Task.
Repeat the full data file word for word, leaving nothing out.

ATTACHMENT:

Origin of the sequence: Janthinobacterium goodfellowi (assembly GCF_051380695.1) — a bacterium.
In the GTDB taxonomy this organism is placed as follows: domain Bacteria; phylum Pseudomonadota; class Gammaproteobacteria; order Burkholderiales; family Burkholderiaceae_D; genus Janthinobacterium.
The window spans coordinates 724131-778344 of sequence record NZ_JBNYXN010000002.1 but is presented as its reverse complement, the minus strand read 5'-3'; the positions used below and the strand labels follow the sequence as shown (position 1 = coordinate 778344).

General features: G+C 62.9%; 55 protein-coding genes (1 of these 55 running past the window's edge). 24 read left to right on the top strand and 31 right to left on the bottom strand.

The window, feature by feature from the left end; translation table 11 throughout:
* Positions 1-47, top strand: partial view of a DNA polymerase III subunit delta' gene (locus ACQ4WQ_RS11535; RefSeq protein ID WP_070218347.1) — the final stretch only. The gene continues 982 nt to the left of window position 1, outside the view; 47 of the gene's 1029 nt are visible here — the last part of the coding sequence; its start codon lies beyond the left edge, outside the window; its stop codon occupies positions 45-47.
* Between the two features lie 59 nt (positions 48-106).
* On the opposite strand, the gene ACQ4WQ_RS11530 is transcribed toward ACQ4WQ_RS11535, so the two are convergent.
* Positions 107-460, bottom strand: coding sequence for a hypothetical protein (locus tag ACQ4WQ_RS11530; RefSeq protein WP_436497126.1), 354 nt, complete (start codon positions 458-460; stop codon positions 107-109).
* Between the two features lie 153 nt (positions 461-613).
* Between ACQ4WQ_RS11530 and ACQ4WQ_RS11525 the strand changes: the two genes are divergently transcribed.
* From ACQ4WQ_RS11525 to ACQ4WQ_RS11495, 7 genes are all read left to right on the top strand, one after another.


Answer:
Origin of the sequence: Janthinobacterium goodfellowi (assembly GCF_051380695.1) — a bacterium.
In the GTDB taxonomy this organism is placed as follows: domain Bacteria; phylum Pseudomonadota; class Gammaproteobacteria; order Burkholderiales; family Burkholderiaceae_D; genus Janthinobacterium.
The window spans coordinates 724131-778344 of sequence record NZ_JBNYXN010000002.1 but is presented as its reverse complement, the minus strand read 5'-3'; the positions used below and the strand labels follow the sequence as shown (position 1 = coordinate 778344).

General features: G+C 62.9%; 55 protein-coding genes (1 of these 55 running past the window's edge). 24 read left to right on the top strand and 31 right to left on the bottom strand.

The window, feature by feature from the left end; translation table 11 throughout:
* Positions 1-47, top strand: partial view of a DNA polymerase III subunit delta' gene (locus ACQ4WQ_RS11535; RefSeq protein ID WP_070218347.1) — the final stretch only. The gene continues 982 nt to the left of window position 1, outside the view; 47 of the gene's 1029 nt are visible here — the last part of the coding sequence; its start codon lies beyond the left edge, outside the window; its stop codon occupies positions 45-47.
* Between the two features lie 59 nt (positions 48-106).
* On the opposite strand, the gene ACQ4WQ_RS11530 is transcribed toward ACQ4WQ_RS11535, so the two are convergent.
* Positions 107-460, bottom strand: coding sequence for a hypothetical protein (locus tag ACQ4WQ_RS11530; RefSeq protein WP_436497126.1), 354 nt, complete (start codon positions 458-460; stop codon positions 107-109).
* Between the two features lie 153 nt (positions 461-613).
* Between ACQ4WQ_RS11530 and ACQ4WQ_RS11525 the strand changes: the two genes are divergently transcribed.
* From ACQ4WQ_RS11525 to ACQ4WQ_RS11495, 7 genes are all read left to right on the top strand, one after another.